The Strategic Teacher

The Strategic Teacher:
Selecting the Right Research-Based Strategy for Every Lesson

Harvey F. Silver, Richard W. Strong, and Matthew J. Perini

Grades K-12 $27.95

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Learning Clubs

In his fifteen years of research into how effective organizations and schools refine practices, unlock collective and personal potential, and sustain change over time, Peter Senge introduced the powerful concept of the “learning organization.”

Click below to view/download the PP presentation:
Continuous Improvement Through Continuous Learning

Learning organizations, or professional learning communities as they are often called in school settings, insist that no teacher and no administrator is alone when it comes to raising achievement. At the center of a successful professional learning community are Learning Clubs.

In Learning Clubs, team of 4-6 teachers work together to plan, implement, and evaluate lessons to make a difference in student learning. Typically, a Learning Club session focuses on a single research-based strategy such as Compare and Contrast, or an agreed-upon core skill such as mastering vocabulary that the Learning Club members want to develop in their students.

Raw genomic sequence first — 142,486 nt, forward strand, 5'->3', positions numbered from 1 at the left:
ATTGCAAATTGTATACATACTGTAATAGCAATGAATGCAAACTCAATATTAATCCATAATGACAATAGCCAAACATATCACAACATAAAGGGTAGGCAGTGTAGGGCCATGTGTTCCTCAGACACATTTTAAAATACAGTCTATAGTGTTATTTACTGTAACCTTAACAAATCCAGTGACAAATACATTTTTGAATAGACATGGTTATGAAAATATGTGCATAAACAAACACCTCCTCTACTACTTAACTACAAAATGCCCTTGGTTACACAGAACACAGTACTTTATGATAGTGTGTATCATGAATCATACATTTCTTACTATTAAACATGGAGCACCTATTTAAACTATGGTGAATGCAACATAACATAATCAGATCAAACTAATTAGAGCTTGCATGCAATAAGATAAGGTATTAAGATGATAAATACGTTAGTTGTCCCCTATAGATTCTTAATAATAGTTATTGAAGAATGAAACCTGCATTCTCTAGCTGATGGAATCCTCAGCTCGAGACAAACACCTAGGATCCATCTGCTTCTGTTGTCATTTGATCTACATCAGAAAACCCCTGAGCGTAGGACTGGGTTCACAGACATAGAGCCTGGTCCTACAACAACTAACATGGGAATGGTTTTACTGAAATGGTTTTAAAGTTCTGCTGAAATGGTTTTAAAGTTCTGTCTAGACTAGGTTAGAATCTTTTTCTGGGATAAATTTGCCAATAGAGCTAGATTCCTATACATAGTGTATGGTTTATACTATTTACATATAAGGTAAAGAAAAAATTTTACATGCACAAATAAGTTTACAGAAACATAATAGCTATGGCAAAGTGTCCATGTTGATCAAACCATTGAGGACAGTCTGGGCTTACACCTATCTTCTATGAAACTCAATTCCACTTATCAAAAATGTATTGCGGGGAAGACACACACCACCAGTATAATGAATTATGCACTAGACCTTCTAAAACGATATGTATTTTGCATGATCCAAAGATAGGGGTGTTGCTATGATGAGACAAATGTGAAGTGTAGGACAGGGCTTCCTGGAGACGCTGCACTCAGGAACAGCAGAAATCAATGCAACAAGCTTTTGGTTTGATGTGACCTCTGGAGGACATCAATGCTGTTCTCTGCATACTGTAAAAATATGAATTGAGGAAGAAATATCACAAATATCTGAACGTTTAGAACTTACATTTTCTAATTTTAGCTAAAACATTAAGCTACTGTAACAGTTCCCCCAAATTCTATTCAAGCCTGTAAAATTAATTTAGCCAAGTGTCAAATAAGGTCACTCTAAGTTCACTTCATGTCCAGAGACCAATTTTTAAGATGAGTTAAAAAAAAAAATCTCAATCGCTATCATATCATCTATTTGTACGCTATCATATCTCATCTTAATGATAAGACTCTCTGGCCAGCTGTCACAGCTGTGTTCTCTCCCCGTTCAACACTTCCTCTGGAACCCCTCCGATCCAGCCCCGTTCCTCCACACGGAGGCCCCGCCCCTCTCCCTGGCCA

“The idea of a Learning Club,” says Joyce Jackson, a teacher of 30 years who works with Kentucky's Division of School Improvement, “is that responsibility for learning and implementing new techniques is shared. Responsibility does not reside with a few dedicated teachers. Nor does it reside with a tenacious administrator. And responsibility certainly doesn't reside with a trainer or coach in monthly or bi-monthly visits. It resides with everyone. By emphasizing shared responsibility and regular meetings, Learning Clubs create a powerful support group that allows teachers to test and refine their work in integrating the best research-based techniques into their classroom practice.”

When put into building-wide practice, Learning Clubs
make a significant difference in schools. Teachers, administrators, and trainers commonly report benefits
such as:

  • Greater use and variety of research-based strategies in classrooms.

  • Significant gains in student achievement.

  • Increased confidence and morale among the faculty, leading to collective action toward school improvement.